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Perceived group victimization and discrimination among youth in a post-conflict community: the mediating role of ethnic upbringing practices and interethnic insecurity / Marina Štambuk, Laura Taylor, Ajana Löw, Dinka Čorkalo Biruški, Christine Merrilees, Dean Ajduković, Mark Cummings.

By: Štambuk, Marina.
Contributor(s): Taylor, Laura [aut] | Löw, Ajana [aut] | Čorkalo Biruški, Dinka [aut] | Merrilees, Christine [aut] | Ajduković, Dean [aut] | Cummings, Mark [aut].
Material type: materialTypeLabelArticleDescription: .Other title: Perceived group victimization and discrimination among youth in a post-conflict community: The mediating role of ethnic upbringing practices and interethnic insecurity [Naslov na engleskom:].Subject(s): 5.06 | youth perception of in-group victimization; ethnic upbringing practices; youth interethnic insecurity; discriminatory tendencies; perceived in-group discrimination | youth perception of in-group victimization; ethnic upbringing practices; youth interethnic insecurity; discriminatory tendencies; perceived in-group discrimination In: International Society of Political Psychology Annual ConferenceAbstract: Links between perceived in-group victimization and discrimination are well-documented. However, the mediating mechanisms are little understood, especially among youth and in a context of a post-conflict ethnic divide. Building upon Social Identity Theory and the Integrated Threat Theory we propose two mechanisms for in explaining the link between in-group victimization and discriminationory tendencies: the ethnic upbringing within a family that makes ethnicity a salient and relevant social cue which also makes youth feeling more insecure or even threatened when encounter the outgroup. The present study was conducted in the city of Vukovar, Croatia. Participants (N = 225) were youth in the city of Vukovar, Croatia, aged 15.88 years (SD = 1.12) years old, and roughly split by gender (59% male) and ethnicity (51% Croat, 49% Serb). The questionnaire measuring perceived group victimization, ethnic upbringing practices, interethnic insecurity, tendency to discriminatorye tendencies, perceived in-group discrimination and sociodemographics was group administered. Serial mediation was conducted using MLE with bootstrapping, controlling for age, gender, and ethnicity (Croats/Serbs). Variables were entered as manifest scales ; perceived group victimization was exogenous, ethnic upbringing practices and interethnic insecurity were mediators, and perceived discrimination and tendency to discriminatory tendenciese were the outcomes. There were significant indirect effects for both perceived discrimination (CI: .002, .014) and tendency to discriminatory tendenciese (CI: .003, .013). The results showed that children who perceived their in-group as being more victimized during the war were more prone to discriminate the outgroup and also perceived more in-group discrimination. These relations were mediated by more intensive ethnic upbringing, and more insecurity that youth felt when encountering the outgroup.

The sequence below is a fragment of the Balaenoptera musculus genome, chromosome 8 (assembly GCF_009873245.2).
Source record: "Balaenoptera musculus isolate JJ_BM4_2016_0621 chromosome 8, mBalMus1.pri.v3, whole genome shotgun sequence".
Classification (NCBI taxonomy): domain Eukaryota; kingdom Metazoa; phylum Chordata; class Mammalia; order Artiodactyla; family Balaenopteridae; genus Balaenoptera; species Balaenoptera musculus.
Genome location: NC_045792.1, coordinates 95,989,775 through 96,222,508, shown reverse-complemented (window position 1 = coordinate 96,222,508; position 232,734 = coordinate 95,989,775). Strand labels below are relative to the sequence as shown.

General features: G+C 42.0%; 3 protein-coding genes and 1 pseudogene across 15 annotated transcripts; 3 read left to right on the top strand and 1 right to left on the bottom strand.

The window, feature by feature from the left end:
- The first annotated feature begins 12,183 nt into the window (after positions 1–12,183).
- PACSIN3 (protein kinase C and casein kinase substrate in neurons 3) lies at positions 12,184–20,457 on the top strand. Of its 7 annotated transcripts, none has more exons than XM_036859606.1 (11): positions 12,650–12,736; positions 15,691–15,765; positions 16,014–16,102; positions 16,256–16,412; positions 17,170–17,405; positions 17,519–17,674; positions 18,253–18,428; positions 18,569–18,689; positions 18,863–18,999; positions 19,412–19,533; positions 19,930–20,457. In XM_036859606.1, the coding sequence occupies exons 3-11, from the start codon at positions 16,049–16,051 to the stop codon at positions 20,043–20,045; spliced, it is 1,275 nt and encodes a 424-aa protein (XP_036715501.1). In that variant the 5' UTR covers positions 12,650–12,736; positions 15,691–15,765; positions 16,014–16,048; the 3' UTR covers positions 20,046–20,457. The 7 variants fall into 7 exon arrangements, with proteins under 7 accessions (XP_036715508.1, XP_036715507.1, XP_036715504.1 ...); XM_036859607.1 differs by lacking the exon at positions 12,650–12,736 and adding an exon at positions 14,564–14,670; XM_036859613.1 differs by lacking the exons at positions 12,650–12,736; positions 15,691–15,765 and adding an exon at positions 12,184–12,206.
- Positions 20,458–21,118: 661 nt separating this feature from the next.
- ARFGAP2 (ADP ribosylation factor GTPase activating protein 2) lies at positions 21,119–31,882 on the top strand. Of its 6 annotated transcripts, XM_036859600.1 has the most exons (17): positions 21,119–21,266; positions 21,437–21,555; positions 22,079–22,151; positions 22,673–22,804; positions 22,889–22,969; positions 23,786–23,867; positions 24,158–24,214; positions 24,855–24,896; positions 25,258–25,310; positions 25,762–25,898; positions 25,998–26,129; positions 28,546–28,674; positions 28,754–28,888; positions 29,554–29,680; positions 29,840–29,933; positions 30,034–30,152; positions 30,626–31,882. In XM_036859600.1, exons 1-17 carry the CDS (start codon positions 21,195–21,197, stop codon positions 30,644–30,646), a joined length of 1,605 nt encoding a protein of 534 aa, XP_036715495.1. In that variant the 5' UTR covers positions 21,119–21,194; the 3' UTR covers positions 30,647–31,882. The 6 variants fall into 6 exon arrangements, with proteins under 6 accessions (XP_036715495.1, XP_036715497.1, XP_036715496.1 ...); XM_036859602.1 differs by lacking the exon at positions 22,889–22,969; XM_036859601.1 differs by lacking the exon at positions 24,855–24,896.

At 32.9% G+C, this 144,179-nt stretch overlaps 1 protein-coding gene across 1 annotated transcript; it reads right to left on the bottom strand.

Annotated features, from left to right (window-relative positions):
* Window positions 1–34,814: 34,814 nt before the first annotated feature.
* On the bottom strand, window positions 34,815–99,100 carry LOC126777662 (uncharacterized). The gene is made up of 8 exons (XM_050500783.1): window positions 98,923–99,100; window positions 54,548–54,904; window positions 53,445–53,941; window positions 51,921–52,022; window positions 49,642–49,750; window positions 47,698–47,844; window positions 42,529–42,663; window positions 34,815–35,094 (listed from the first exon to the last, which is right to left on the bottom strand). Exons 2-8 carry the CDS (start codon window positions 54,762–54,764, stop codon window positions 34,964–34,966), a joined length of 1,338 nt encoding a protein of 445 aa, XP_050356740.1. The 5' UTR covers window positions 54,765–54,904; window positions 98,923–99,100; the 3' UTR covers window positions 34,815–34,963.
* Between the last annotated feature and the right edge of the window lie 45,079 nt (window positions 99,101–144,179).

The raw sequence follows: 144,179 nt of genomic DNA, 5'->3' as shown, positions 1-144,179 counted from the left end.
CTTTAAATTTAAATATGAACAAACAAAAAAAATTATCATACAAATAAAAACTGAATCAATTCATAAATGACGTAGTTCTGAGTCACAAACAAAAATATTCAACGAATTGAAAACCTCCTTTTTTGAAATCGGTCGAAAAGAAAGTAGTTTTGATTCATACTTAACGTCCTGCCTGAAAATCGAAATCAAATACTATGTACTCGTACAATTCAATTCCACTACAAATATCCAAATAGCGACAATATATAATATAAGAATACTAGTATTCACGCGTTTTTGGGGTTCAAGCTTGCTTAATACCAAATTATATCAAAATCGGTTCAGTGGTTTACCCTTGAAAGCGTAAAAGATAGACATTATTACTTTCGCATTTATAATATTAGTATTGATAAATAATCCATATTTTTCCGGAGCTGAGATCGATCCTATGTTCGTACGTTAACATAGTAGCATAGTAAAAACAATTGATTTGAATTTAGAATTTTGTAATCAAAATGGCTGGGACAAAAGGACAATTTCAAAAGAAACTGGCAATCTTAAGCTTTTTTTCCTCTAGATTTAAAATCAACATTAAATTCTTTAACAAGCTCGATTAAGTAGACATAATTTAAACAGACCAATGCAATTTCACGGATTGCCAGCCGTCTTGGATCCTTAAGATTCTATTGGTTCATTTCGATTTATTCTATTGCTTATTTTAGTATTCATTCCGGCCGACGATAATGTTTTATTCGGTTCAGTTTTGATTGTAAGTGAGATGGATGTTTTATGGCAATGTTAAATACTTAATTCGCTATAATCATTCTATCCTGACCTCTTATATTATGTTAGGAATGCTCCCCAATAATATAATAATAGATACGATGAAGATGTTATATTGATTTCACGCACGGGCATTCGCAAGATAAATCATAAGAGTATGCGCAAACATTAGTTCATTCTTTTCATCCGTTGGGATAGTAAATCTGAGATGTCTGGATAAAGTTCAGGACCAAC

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Links between perceived in-group victimization and discrimination are well-documented. However, the mediating mechanisms are little understood, especially among youth and in a context of a post-conflict ethnic divide. Building upon Social Identity Theory and the Integrated Threat Theory we propose two mechanisms for in explaining the link between in-group victimization and discriminationory tendencies: the ethnic upbringing within a family that makes ethnicity a salient and relevant social cue which also makes youth feeling more insecure or even threatened when encounter the outgroup. The present study was conducted in the city of Vukovar, Croatia. Participants (N = 225) were youth in the city of Vukovar, Croatia, aged 15.88 years (SD = 1.12) years old, and roughly split by gender (59% male) and ethnicity (51% Croat, 49% Serb). The questionnaire measuring perceived group victimization, ethnic upbringing practices, interethnic insecurity, tendency to discriminatorye tendencies, perceived in-group discrimination and sociodemographics was group administered. Serial mediation was conducted using MLE with bootstrapping, controlling for age, gender, and ethnicity (Croats/Serbs). Variables were entered as manifest scales ; perceived group victimization was exogenous, ethnic upbringing practices and interethnic insecurity were mediators, and perceived discrimination and tendency to discriminatory tendenciese were the outcomes. There were significant indirect effects for both perceived discrimination (CI: .002, .014) and tendency to discriminatory tendenciese (CI: .003, .013). The results showed that children who perceived their in-group as being more victimized during the war were more prone to discriminate the outgroup and also perceived more in-group discrimination. These relations were mediated by more intensive ethnic upbringing, and more insecurity that youth felt when encountering the outgroup.

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